Friday, December 17, 2010

Day #67 The truth about assassins

I learned the truth about Assassin Bees when Bill Dunn spoke at the most recent meeting of the Beekeepers Club of Gwinnett.

You never heard of Assassins? Sure you have -- just not under that name.

For a while the press called them Killer Bees, which sounded much more exciting than their original name. Then, for some unbeknownst reason, the name shifted to Africanized Bees.

Now, who's to say that some of the feistiness of those critters isn't a good thing for bees in general? I don't know.

But they really are assassins. And the way they work is fascinating. Want a gruesome tale of treachery that rivals that of the Trojan Horse?

You DO recall the details of that story, don't you? It's the reason people began saying, "Beware of Greeks bearing gifts." The Greeks appeared to be losing in their long seige of the city of Troy, so they built an enormous wooden horse, left it in front of the gates, retreated to their ships under cover of darkness, and sailed out of the harbor.

"Look!" the Trojans cried the next morning. "A gift from our defeated enemy!" They shoulda known better.

They rolled the wheeled horse into their city and celebrated like crazy, getting dead drunk in the process. Along toward dawn, Greek soldiers, who'd been hidden in the belly of the wooden horse, jumped out and opened the city gates. The inpouring army slaughtered . . . well, you get the idea.

Assassin Bees are even smarter than that, though. They form a cluster in a tree somewhere in the general vicinity of a regular beehive. The cluster is to protect their queen, who is in the center. Then they send out scouts, who forage for nectar and pollen. the scouts fly up to the unsuspecting hive, land on the front door and display their gifts.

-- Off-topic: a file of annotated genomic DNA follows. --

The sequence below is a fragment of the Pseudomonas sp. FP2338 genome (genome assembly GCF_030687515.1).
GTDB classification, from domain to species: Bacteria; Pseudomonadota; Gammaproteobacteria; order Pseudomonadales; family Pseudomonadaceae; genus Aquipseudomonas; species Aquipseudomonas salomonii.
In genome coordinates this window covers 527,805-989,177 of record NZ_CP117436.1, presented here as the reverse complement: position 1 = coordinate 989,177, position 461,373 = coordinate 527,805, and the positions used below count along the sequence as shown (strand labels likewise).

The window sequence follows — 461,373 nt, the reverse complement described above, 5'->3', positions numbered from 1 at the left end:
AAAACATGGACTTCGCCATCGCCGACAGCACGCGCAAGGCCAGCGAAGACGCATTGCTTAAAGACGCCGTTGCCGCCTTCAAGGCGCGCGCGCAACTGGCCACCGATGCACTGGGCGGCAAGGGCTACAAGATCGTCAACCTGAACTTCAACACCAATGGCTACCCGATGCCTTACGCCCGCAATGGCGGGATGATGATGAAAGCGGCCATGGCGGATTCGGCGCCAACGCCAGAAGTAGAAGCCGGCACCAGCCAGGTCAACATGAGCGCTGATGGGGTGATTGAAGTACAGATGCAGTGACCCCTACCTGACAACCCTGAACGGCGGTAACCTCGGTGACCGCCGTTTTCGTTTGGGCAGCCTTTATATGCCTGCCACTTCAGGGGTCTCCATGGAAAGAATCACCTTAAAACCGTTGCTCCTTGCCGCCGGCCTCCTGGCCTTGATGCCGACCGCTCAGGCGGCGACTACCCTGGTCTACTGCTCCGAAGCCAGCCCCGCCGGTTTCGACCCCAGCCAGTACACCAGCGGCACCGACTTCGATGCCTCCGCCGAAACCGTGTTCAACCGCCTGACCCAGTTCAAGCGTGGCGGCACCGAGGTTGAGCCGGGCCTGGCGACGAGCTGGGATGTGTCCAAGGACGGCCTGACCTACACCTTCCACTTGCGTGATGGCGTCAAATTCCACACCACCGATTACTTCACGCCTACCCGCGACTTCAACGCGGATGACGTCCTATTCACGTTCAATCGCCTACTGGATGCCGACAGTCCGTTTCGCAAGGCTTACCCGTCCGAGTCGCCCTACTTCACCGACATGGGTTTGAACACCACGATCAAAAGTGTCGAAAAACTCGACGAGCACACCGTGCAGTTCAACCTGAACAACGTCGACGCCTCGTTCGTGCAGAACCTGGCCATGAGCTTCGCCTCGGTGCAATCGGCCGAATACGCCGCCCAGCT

"Gee, thanks!" the guard bees say. "You wanna bring us presents, we'll accept." Gradually the number of assassin bees within the hive increases, until there are enough to launch an attack on the resident queen.

After they've killed her, the swarm breaks up, flies to the hive, and installs their own queen. Pretty as you please. And the original worker bees don't put up a fight because, once their queen is dead, they're toast, unless they get a new queen quickly. Voila. Assassin Queen to the rescue.

You know what they say: "Beware of Bees bearing gifts."

BEEattitude for Day # 67:
       Blessed are the gift-givers, for they shall prosper. 

One thing Fran is grateful for right now:
       My choropractor, who straightened out my wrist when I fell on the ice. 

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